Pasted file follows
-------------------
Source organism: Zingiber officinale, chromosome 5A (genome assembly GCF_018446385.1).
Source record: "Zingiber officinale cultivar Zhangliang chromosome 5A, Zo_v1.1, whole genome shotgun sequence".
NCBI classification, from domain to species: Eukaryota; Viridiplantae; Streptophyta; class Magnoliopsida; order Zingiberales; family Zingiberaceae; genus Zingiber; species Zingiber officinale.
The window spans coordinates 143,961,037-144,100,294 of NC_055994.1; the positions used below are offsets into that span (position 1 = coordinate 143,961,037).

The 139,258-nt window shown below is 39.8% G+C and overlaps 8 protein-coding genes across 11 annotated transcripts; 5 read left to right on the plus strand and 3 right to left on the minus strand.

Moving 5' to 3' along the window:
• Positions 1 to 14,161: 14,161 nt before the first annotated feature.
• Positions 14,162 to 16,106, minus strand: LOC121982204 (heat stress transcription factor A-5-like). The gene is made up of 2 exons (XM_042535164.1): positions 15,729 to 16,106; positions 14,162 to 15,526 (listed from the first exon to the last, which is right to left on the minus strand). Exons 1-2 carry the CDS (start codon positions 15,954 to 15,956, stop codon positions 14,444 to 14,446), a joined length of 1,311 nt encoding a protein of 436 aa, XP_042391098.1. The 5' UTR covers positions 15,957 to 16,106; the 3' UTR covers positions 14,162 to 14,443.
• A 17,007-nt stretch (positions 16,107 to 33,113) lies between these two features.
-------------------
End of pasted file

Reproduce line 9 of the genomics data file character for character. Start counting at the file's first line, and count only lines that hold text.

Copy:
• A 17,007-nt stretch (positions 16,107 to 33,113) lies between these two features.